The morning of Nov. 18, according to the report, Pike and another officer contacted the campus lawyer about whether a daytime operation was legal. Campus policy forbids overnight camping, but there was some question about whether it was legal to try to remove tents in the middle of the day rather than late at night.
Two hours before the 3 p.m. deadline for the tents to come down, the report said, Pike listened in on a conference call with university leaders and Spicuzza and at one point interrupted: "Student affairs should talk to them rather than bringing in the PD at this point," he said.
Spicuzza waved him off and Pike "looked like he almost got disgusted with the conversation" and briefly left the room, investigators were told.
Pike, who is on leave pending an internal affairs investigation, also is described as having a "heated" exchange with Spicuzza over how to prepare for the removal of the tents. Spicuzza objected to officers wearing riot gear or carrying batons, but Pike and another lieutenant argued that while they didn't want to have to use force, they needed non-lethal equipment to protect themselves.
The officers ended up ignoring Spicuzza, the report found, although just before heading to the quad Pike was overheard saying, "This is a bad idea."
Pike first deployed the pepper spray after protesters were warned at least six times to leave, investigators were told. Officers interviewed by investigators made it clear they felt surrounded by a hostile crowd, though the report notes that there may have been alternatives to using pepper spray.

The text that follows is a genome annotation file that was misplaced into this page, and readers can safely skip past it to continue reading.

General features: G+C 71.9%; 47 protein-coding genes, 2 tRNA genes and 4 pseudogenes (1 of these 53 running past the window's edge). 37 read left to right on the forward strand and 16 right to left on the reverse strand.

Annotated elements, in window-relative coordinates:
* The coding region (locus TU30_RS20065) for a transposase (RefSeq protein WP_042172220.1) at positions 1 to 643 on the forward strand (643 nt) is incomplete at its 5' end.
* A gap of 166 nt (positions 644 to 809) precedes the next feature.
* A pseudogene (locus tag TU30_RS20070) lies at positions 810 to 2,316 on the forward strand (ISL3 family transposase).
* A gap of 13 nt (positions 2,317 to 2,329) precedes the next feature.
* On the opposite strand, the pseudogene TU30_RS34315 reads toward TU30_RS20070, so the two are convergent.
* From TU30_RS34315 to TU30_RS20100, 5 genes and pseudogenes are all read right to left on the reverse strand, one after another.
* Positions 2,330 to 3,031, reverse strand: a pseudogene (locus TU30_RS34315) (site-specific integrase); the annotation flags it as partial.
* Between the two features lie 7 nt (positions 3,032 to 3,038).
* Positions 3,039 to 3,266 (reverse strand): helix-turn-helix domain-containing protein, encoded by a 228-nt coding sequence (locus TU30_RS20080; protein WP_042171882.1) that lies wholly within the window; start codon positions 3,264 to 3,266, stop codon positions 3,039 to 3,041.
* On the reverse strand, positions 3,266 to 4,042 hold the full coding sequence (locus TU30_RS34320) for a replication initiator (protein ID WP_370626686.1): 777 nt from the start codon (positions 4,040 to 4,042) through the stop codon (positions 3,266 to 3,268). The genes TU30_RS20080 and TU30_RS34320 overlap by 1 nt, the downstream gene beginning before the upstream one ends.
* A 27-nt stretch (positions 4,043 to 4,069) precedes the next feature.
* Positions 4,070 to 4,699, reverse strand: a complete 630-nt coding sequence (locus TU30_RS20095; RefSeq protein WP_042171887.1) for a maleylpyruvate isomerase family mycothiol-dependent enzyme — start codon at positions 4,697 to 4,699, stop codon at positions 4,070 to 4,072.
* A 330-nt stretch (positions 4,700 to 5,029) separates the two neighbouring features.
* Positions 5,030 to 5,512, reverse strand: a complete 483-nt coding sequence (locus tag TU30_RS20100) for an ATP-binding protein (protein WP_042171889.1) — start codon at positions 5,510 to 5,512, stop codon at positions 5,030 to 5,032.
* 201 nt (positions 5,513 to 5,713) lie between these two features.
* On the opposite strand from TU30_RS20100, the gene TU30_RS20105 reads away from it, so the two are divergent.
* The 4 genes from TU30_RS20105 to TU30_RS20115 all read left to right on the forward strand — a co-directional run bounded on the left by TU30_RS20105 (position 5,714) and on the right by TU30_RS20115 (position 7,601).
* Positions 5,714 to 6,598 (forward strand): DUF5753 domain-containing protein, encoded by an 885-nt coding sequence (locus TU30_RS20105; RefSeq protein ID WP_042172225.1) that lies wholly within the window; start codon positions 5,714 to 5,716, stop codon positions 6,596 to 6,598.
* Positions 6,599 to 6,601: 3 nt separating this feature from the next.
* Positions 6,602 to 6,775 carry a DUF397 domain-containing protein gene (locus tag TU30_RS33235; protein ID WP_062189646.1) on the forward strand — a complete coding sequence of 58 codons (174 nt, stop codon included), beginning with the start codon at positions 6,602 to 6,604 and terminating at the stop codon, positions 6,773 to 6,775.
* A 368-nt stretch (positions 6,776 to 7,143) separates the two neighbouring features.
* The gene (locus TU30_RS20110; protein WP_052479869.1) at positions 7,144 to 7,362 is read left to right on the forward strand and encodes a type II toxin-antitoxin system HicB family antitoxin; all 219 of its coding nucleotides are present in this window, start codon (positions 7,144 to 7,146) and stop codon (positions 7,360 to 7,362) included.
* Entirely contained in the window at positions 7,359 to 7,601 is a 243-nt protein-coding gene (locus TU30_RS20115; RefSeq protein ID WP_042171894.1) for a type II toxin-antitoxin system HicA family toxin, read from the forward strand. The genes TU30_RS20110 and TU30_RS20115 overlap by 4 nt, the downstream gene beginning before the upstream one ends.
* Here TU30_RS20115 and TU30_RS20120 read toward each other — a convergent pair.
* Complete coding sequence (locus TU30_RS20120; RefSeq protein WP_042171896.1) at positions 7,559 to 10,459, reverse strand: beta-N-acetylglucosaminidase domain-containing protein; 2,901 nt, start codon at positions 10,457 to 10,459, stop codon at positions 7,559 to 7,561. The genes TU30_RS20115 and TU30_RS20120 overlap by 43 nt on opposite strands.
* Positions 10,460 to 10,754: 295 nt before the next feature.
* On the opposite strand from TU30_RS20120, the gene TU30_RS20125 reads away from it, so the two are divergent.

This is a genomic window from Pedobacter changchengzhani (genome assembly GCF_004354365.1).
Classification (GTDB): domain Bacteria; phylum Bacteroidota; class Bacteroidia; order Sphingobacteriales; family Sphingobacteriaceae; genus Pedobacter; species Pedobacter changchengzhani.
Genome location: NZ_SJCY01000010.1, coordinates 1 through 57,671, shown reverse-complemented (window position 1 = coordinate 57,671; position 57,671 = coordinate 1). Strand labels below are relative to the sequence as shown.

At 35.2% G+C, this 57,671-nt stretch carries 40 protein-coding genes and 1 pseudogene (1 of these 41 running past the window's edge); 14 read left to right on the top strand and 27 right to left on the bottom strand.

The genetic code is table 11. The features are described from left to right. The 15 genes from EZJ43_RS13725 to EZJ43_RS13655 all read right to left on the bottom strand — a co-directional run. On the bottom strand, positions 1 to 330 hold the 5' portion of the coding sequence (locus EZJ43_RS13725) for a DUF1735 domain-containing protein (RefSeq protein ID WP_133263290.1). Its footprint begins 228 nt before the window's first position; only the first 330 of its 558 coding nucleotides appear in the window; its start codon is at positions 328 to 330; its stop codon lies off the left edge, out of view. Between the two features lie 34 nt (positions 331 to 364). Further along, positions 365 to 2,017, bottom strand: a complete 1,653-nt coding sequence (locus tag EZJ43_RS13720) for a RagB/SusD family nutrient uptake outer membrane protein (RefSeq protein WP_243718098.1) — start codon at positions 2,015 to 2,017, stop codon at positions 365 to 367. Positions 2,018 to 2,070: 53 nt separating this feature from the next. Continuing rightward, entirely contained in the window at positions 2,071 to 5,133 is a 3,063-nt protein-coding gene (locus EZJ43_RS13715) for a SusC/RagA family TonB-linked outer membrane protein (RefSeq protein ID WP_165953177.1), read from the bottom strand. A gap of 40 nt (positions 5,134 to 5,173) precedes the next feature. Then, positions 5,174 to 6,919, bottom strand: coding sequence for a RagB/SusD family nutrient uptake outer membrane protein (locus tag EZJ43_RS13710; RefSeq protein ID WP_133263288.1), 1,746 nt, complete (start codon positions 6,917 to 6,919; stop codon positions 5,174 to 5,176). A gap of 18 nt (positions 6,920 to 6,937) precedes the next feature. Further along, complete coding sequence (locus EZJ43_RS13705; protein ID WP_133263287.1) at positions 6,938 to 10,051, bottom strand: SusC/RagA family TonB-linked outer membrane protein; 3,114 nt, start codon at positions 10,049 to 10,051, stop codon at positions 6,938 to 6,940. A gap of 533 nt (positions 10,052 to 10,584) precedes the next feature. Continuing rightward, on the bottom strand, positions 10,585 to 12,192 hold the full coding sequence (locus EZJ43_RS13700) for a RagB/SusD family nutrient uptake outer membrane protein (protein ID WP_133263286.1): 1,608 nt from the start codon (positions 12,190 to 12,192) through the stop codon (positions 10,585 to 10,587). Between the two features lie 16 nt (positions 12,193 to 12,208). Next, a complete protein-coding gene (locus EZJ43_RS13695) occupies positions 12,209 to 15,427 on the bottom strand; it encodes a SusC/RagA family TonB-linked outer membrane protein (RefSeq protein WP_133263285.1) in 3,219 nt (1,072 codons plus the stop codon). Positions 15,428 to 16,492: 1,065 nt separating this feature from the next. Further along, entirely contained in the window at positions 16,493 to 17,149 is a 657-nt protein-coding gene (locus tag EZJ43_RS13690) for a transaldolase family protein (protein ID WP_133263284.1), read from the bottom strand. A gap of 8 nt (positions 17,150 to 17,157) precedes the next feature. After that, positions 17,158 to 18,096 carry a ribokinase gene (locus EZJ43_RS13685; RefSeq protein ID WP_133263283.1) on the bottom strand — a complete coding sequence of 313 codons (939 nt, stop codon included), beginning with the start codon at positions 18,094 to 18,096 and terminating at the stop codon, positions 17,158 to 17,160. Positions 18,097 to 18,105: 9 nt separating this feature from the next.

For instance, "Officer F.," who is not named because of a court order that redacted most officer names, was able to walk through the crowd and place suspects into a police car.
After the incident ended with 10 arrests and the use of pepper spray, Pike returned to campus police offices. "Oh, my God," he said, scratching his head, according to what investigators were told. "I hope I'm not the scapegoat for this one."
Spicuzza, who also was placed on leave, is portrayed as wanting police to withdraw if they encountered resistance, but her command over her officers was not strong enough for her to prevail, the report concluded.
She supported her officers' position that the tents should be taken down at 3 a.m. when the chances of the crowd interrupting police were less likely. But the report indicates she did not strongly challenge Katehi when the chancellor said she wanted the tents removed by 3 p.m. that Friday.
Spicuzza also appears to be the one who planted the idea with administrators that up to 80 percent of the campers and demonstrators were "non-affiliates" people from outside the campus who were not students and could pose a threat to the campus population.